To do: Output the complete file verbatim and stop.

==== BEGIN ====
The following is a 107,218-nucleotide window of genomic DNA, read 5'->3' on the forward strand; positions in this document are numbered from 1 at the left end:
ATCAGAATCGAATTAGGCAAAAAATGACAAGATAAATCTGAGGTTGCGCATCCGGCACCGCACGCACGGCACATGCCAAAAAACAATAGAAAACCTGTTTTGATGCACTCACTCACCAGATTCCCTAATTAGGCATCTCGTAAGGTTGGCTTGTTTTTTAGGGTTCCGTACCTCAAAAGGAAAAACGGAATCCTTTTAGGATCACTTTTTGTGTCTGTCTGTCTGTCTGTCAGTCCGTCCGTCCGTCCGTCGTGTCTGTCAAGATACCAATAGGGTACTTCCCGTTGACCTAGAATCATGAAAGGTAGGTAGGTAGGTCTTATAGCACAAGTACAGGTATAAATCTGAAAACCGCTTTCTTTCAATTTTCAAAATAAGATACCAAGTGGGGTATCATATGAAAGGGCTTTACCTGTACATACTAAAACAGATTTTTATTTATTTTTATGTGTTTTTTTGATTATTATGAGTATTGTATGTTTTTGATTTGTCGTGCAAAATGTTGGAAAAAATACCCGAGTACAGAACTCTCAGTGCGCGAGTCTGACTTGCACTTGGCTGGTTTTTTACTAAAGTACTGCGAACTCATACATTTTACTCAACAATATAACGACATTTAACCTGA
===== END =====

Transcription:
The following is a 107,218-nucleotide window of genomic DNA, read 5'->3' on the forward strand; positions in this document are numbered from 1 at the left end:
ATCAGAATCGAATTAGGCAAAAAATGACAAGATAAATCTGAGGTTGCGCATCCGGCACCGCACGCACGGCACATGCCAAAAAACAATAGAAAACCTGTTTTGATGCACTCACTCACCAGATTCCCTAATTAGGCATCTCGTAAGGTTGGCTTGTTTTTTAGGGTTCCGTACCTCAAAAGGAAAAACGGAATCCTTTTAGGATCACTTTTTGTGTCTGTCTGTCTGTCTGTCAGTCCGTCCGTCCGTCCGTCGTGTCTGTCAAGATACCAATAGGGTACTTCCCGTTGACCTAGAATCATGAAAGGTAGGTAGGTAGGTCTTATAGCACAAGTACAGGTATAAATCTGAAAACCGCTTTCTTTCAATTTTCAAAATAAGATACCAAGTGGGGTATCATATGAAAGGGCTTTACCTGTACATACTAAAACAGATTTTTATTTATTTTTATGTGTTTTTTTGATTATTATGAGTATTGTATGTTTTTGATTTGTCGTGCAAAATGTTGGAAAAAATACCCGAGTACAGAACTCTCAGTGCGCGAGTCTGACTTGCACTTGGCTGGTTTTTTACTAAAGTACTGCGAACTCATACATTTTACTCAACAATATAACGACATTTAACCTGA